Nongreedy subrules and wildcard are also useful within parsers to do fuzzy parsing where the goal is to extract information from an input file without having to specify the full grammar. In contrast to nongreedy lexer decision-making, parsers always make globally correct decisions. A parser never makes a decision that will ultimately cause valid input to fail later on during the parse. Here is the central idea: Nongreedy parser subrules match the shortest sequence of tokens that preserves a successful parse for a valid input sentence.

For example, here are the key rules that demonstrate how to pull integer constants out of an arbitrary Java file:

grammar FuzzyJava;
 
/** Match anything in between constant rule matches */
file : .*? (constant .*?)+ ;
 
/** Faster alternate version (Gets an ANTLR tool warning about
 * a subrule like .* in parser that you can ignore.)
 */
altfile : (constant | .)* ; // match a constant or any token, 0-or-more times

/** Match things like "public static final SIZE" followed by anything */
constant
    :   'public' 'static' 'final' 'int' Identifier
        {System.out.println("constant: "+$Identifier.text);}
    ;
 
Identifier : [a-zA-Z_$] [a-zA-Z_$0-9]* ; // simplified

The grammar contains a greatly simplified set of lexer rules from a real Java lexer; the whole file about 60 lines. The recognizer still needs to handle string and character constants as well as comments so it doesn’t get out of sync, trying to match a constant inside of the string for example. The only unusual lexer rule performs “match any character not matched by another lexer rule” functionality:

OTHER : . -> skip ;

This catchall lexer rule and the .*? subrule in the parser are the critical ingredients for fuzzy parsing.

Here’s a sample file that we can run into the fuzzy parser:

import java.util.*;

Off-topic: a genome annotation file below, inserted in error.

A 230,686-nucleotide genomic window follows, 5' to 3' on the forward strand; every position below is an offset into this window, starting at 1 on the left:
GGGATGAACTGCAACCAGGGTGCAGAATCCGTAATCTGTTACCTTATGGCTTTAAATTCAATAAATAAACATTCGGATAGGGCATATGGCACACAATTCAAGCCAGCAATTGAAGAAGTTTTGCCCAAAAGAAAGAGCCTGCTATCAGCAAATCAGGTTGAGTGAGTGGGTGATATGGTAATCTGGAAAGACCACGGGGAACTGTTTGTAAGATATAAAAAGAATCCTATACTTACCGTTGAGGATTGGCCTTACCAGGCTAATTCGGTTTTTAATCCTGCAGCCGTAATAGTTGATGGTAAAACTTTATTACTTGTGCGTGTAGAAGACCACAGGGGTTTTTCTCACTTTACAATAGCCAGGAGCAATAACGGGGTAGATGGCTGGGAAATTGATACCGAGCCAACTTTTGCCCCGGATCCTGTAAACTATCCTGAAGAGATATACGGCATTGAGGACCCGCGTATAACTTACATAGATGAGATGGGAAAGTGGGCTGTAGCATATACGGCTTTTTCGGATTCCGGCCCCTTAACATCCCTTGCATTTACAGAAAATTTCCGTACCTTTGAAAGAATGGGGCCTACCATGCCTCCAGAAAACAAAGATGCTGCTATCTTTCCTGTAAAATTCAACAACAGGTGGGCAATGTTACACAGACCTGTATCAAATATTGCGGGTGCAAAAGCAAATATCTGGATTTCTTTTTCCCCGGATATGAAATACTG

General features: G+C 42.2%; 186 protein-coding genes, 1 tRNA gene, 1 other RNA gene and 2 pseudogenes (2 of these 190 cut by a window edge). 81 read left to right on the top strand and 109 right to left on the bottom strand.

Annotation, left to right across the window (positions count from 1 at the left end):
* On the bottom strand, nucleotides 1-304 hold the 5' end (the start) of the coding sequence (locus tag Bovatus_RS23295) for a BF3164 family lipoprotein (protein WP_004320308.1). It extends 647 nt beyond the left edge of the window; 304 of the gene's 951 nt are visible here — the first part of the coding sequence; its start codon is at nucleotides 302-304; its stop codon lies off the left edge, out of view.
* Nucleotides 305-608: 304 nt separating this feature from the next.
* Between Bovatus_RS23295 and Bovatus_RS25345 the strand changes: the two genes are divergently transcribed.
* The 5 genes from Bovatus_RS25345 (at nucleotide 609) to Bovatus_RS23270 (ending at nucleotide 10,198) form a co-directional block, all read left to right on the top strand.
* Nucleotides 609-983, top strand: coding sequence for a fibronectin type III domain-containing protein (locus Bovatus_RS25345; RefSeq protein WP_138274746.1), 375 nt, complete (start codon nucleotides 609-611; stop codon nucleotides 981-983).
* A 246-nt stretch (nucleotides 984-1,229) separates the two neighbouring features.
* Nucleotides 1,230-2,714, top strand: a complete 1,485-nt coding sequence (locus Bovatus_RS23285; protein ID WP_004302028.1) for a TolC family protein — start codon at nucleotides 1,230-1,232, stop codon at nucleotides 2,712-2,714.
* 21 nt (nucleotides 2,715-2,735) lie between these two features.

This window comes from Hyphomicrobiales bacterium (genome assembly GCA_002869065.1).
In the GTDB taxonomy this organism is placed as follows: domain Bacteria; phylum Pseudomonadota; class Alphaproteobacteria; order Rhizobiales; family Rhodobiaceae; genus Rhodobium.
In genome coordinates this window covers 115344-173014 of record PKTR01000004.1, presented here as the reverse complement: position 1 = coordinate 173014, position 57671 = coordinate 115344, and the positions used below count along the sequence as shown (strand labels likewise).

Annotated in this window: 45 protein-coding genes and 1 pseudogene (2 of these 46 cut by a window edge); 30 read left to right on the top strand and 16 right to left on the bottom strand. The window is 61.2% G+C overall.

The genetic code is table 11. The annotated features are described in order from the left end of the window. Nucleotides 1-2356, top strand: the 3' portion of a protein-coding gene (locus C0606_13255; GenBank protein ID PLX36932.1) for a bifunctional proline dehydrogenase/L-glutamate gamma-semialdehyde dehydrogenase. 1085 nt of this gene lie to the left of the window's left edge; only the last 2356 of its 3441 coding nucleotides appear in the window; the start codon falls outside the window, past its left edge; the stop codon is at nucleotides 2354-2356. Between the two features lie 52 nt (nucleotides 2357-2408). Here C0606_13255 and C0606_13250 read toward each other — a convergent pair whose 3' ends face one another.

public class C {
    public static final int A = 1;
    public static final int B = 1;
    public void foo() { }
    public static final int C = 1;
}

And here’s the build and test sequence:

$ antlr4 FuzzyJava.g4
$ javac FuzzyJava*.java
$ grun FuzzyJava file C.java
constant: A
constant: B
constant: C

Notice that it totally ignores everything except for the public static final int declarations. This all happens with only two parser rules.

Now let's try matching some simple class defs w/o having to build parser rules for the junk inside. Here want to catch just A and B:

class A {
        String name = "parrt";
}

class B {
        int x;   
        int getDubX() {
                return 2*x;
        }
}

This grammar does it.

grammar Island;
file : clazz* ;
clazz : 'class' ID '{' ignore '}' ;
ignore : (method|.)*? ;
method : type ID '()' block ;
type : 'int' | 'void' ;
block : '{' (block | .)*? '}' ;
ID : [a-zA-Z] [a-zA-Z0-9]* ;
WS : [ \r\t\n]+ -> skip ;
ANY : . ;

You get:

Now let's try some nested classes

class A {
        String name = "parrt";
        class Nested {
            any filthy shite we want in here { }}}}}}
        }
}

class B {
        int x;   
        int getDubX() {
                return 2*x;
        }
}

grammar Island;
file : clazz* ;
clazz : 'class' ID '{' ignore '}' ;
ignore : (method|clazz|.)*? ; // <- only change is to add clazz alt here
method : type ID '()' block ;
type : 'int' | 'void' ;
block : '{' (block | .)*? '}' ;
ID : [a-zA-Z] [a-zA-Z0-9]* ;
WS : [ \r\t\n]+ -> skip ;
ANY : . ;

You get: